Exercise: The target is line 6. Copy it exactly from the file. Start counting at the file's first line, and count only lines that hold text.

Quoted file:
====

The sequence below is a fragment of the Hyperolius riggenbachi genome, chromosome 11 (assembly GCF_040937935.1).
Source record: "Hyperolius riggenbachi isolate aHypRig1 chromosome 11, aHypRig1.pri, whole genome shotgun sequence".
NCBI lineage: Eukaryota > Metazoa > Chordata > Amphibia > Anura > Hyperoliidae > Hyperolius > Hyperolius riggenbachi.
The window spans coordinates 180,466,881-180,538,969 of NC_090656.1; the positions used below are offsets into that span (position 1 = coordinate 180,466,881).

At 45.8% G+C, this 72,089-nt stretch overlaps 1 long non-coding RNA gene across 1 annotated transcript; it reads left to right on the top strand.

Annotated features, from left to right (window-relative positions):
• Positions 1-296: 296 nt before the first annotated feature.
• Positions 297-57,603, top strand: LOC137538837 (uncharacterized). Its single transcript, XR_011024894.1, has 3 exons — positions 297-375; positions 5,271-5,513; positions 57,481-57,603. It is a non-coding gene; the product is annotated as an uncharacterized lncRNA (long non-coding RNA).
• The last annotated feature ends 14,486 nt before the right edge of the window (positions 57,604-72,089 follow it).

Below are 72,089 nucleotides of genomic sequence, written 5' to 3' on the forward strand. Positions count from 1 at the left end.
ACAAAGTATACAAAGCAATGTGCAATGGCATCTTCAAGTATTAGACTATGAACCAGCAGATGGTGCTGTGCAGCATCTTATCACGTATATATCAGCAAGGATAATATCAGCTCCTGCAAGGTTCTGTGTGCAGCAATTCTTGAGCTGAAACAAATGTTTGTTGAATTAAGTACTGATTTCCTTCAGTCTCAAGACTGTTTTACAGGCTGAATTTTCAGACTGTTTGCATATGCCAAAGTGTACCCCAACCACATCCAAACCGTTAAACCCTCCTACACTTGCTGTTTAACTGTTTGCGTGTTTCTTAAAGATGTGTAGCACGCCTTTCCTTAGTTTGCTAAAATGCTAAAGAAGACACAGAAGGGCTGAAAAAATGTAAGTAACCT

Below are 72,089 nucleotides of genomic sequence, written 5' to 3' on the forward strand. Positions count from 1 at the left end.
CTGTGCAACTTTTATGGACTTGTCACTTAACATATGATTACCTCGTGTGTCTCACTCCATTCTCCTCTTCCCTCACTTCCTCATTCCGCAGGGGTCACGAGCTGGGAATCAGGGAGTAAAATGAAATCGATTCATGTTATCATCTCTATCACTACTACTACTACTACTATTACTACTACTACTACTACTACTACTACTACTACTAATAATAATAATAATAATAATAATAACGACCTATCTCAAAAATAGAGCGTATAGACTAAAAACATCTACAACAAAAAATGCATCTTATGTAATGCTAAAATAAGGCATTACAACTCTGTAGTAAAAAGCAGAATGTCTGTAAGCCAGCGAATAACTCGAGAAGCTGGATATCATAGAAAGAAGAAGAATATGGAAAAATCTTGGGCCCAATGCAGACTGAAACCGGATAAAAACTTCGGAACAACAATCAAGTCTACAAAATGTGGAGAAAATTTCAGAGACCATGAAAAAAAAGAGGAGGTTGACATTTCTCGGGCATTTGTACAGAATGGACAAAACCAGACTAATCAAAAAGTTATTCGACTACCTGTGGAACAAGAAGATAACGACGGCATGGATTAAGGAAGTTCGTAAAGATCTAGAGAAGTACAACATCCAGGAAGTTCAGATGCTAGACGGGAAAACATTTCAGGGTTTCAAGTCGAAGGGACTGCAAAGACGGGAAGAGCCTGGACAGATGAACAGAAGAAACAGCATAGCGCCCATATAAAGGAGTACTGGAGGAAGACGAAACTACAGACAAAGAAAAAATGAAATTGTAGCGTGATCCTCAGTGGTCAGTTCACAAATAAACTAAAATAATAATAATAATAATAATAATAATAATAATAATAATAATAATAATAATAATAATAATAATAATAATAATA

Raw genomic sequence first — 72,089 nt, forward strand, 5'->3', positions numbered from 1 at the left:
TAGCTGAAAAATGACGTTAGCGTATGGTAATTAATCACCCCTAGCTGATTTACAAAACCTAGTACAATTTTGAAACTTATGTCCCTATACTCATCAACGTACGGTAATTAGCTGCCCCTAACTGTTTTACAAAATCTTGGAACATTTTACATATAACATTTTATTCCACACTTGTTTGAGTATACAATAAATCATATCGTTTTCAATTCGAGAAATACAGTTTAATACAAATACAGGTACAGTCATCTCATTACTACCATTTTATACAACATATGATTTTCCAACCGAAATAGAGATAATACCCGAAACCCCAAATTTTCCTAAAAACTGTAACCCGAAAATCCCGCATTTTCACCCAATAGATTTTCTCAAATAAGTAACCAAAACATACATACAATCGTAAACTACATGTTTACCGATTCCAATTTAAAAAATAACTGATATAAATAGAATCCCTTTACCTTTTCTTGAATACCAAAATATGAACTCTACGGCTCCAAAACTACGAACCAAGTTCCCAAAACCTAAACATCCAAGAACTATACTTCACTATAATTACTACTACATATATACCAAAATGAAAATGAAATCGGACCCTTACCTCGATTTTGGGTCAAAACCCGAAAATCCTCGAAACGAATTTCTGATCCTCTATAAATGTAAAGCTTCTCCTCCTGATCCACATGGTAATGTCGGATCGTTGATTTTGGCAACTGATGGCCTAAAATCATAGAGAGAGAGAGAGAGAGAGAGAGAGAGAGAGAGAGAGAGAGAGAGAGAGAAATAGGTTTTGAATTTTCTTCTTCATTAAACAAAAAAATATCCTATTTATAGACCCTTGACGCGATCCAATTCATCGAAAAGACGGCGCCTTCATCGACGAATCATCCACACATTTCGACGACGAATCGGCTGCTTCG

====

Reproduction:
Annotated features, from left to right (window-relative positions):